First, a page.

Of course, there are at least two less creditable reasons for the administration's assault on S&P. First, it needs a political scapegoat, and the credit rating agencies are easy targets because of their shoddy practices in the mortgage market. Second, it must be hoping to intimidate Moody's and Fitch in to maintaining the top rating. The problem with the intimidation approach, though, is that it must succeed or it will fail massively. If S&P emerges from the fight stronger rather than weaker (as I suspect it will), Moody's and Fitch will notice that defying the
Release the hounds.
MORE: Thank you, Glenn, and welcome Instapundit readers.
Sunday, August 07, 2011
The United States Postal Service is now losing a billion dollars a month with no chance of recovery in sight.
The Postal Service is -- obviously -- a vast and enormously expensive agency that is losing its purpose in the world. Like the linked blogger, with one small exception (letters from my daughter who is in boarding school) I get nothing of value in the mail. It is all junk, an obvious burden on municipal waste systems, and an enormous hassle every time I leave town, which is more or less every week. I have moved almost entirely online, except for communications with organizations that are too lame to deal with their customers on that basis. I get very few physical publications. Paper checks are such a hassle that I take ages to deposit them. The postal service does not do anything I need, or cannot do by some other means.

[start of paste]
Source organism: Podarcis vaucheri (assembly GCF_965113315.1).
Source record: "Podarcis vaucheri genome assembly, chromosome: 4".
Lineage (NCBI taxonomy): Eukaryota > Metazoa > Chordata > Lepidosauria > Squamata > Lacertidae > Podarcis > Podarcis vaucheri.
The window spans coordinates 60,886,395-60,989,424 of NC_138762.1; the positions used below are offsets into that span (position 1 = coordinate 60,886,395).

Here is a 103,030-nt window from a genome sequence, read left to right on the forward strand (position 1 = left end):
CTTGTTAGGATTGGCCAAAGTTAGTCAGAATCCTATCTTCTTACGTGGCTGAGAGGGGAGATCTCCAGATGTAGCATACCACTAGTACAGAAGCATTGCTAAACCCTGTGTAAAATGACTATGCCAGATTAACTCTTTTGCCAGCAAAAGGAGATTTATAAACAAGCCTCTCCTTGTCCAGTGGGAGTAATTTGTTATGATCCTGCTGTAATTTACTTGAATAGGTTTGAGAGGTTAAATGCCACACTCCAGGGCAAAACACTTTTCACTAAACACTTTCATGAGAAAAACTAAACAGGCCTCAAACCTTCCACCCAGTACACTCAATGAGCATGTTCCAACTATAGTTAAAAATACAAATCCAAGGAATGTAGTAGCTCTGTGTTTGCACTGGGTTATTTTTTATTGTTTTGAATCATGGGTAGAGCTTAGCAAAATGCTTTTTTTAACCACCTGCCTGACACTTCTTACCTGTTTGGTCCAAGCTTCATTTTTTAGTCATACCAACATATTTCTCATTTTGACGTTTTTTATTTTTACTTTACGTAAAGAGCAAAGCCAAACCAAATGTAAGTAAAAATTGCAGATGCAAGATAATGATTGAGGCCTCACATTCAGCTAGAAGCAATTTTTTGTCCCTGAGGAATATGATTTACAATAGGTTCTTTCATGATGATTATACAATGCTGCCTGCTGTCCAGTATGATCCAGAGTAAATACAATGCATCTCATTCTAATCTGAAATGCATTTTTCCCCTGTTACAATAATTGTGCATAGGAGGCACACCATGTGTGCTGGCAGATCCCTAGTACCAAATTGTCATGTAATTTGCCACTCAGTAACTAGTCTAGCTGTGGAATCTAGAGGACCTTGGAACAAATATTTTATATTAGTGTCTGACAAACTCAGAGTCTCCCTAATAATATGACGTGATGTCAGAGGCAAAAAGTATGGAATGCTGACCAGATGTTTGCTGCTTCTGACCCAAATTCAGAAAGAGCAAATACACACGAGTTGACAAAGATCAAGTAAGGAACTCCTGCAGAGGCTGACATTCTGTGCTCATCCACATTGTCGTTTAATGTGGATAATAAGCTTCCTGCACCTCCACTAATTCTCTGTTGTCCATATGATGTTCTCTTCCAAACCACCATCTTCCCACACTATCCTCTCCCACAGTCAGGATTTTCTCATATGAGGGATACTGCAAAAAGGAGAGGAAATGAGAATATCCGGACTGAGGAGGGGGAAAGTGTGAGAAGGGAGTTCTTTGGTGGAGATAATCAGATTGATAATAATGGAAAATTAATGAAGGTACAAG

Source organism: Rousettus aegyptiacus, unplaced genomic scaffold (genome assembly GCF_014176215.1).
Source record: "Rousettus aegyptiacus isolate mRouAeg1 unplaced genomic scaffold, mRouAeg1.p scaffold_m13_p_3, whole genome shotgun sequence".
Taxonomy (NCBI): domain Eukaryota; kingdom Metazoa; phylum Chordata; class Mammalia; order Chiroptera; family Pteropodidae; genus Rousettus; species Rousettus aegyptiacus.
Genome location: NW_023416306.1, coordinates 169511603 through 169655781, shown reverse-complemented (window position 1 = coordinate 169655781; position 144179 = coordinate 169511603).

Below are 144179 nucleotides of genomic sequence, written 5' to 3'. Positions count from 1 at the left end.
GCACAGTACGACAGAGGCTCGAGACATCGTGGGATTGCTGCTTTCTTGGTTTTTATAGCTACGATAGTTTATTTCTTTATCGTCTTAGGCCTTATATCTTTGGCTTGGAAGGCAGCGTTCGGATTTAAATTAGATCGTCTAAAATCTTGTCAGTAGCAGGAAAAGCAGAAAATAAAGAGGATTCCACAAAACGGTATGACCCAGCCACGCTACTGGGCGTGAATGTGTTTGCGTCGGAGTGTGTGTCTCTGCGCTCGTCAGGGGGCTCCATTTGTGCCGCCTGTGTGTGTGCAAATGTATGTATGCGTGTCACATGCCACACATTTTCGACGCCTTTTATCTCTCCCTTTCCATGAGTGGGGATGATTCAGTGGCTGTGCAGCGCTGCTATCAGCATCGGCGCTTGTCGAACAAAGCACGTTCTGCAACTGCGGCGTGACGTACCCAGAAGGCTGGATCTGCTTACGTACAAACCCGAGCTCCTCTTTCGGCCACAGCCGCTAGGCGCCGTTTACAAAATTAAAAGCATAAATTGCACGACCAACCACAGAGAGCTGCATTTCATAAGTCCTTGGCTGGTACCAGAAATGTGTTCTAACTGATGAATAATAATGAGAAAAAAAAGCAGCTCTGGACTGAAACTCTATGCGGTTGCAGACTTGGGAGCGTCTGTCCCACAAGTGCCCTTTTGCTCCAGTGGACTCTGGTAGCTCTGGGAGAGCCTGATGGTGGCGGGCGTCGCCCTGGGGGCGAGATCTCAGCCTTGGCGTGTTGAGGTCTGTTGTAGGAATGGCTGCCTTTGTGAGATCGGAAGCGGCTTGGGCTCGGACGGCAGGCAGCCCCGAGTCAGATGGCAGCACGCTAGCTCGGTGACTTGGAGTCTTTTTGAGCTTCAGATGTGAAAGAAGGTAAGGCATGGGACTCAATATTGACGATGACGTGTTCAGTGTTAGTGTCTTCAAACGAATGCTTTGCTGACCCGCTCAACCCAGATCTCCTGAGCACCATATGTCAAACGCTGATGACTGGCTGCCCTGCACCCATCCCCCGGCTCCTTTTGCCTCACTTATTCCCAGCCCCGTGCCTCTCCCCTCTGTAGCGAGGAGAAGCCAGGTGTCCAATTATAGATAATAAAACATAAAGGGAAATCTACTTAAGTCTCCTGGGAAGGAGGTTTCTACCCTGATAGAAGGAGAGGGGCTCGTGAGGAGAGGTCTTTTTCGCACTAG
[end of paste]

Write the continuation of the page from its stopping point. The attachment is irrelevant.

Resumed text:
Recognizing that some Americans are not so far along the path to modernity, is it not by now obvious that in just a few years (if it has not already happened) electronic means will supplant virtually all low value physical distribution of information? Should we not develop a ten or fifteen year plan for winding down the post office? Kill off regular mail delivery, and if the package delivery business can be salvaged as a third competitor to FedEx and UPS, privatize that.
Many of our post office buildings would make awesome restaurants, malls, or offices for small businesses. Let's end it with dignity, now, when we can do so with some deliberation, and salvage what value we can.
Saturday, August 06, 2011
Who is to blame for yesterday's downgrade of the debt of the United States to AA+? Both parties, going back at least a generation, for lacking the courage to state the obvious: That the financial sustainability of the "entitlement" programs of FDR and LBJ depends on each generation having at least as many productive children per capita as it did. That has not happened. Shrinking families mean that there are too few workers to support the long, subsidized retirements of an American public that has been taught to believe that 40 - 45 years of productive work in a life of 80 years or more is quite enough. We have stopped having lots of children so we need to change the programs, but no federal politician, apart from a few mavericks and the Tea Party crowd elected last fall, is willing to say so, much less actually do anything about it.
The politics of the matter are quite a bit different from the reality. President Obama is going to take the downgrade in the shorts for at least two reasons. First, it happened on his watch, and presidents get the benefit and bear the burden of all sorts of things that happen during their terms whether or not they were responsible. Second, and perhaps more importantly, President Obama has been jaw-dropplingly inconsistent on the question of spending and deficits since the moment he took office. Philip Klein pretty much nails it (bold emphasis added):